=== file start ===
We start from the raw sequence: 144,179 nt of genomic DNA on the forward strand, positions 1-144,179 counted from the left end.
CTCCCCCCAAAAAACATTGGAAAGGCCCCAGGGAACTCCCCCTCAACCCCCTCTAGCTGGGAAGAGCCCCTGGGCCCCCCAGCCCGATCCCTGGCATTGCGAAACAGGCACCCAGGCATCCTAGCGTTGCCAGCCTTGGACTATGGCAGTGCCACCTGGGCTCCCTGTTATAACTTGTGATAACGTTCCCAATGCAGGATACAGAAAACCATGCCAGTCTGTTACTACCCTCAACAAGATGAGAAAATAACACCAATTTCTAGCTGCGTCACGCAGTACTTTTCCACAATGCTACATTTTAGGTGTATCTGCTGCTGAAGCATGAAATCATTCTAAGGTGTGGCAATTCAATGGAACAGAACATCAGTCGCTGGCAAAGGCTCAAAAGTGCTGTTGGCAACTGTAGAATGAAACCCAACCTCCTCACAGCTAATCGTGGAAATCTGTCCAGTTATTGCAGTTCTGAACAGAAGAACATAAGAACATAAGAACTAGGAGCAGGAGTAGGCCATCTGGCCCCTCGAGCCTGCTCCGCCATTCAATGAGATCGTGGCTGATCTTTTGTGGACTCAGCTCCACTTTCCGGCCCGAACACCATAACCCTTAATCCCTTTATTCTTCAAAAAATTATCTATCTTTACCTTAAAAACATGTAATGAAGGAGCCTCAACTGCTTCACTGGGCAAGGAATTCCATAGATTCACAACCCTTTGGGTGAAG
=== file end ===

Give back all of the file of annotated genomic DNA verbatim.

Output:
We start from the raw sequence: 144,179 nt of genomic DNA on the forward strand, positions 1-144,179 counted from the left end.
CTCCCCCCAAAAAACATTGGAAAGGCCCCAGGGAACTCCCCCTCAACCCCCTCTAGCTGGGAAGAGCCCCTGGGCCCCCCAGCCCGATCCCTGGCATTGCGAAACAGGCACCCAGGCATCCTAGCGTTGCCAGCCTTGGACTATGGCAGTGCCACCTGGGCTCCCTGTTATAACTTGTGATAACGTTCCCAATGCAGGATACAGAAAACCATGCCAGTCTGTTACTACCCTCAACAAGATGAGAAAATAACACCAATTTCTAGCTGCGTCACGCAGTACTTTTCCACAATGCTACATTTTAGGTGTATCTGCTGCTGAAGCATGAAATCATTCTAAGGTGTGGCAATTCAATGGAACAGAACATCAGTCGCTGGCAAAGGCTCAAAAGTGCTGTTGGCAACTGTAGAATGAAACCCAACCTCCTCACAGCTAATCGTGGAAATCTGTCCAGTTATTGCAGTTCTGAACAGAAGAACATAAGAACATAAGAACTAGGAGCAGGAGTAGGCCATCTGGCCCCTCGAGCCTGCTCCGCCATTCAATGAGATCGTGGCTGATCTTTTGTGGACTCAGCTCCACTTTCCGGCCCGAACACCATAACCCTTAATCCCTTTATTCTTCAAAAAATTATCTATCTTTACCTTAAAAACATGTAATGAAGGAGCCTCAACTGCTTCACTGGGCAAGGAATTCCATAGATTCACAACCCTTTGGGTGAAG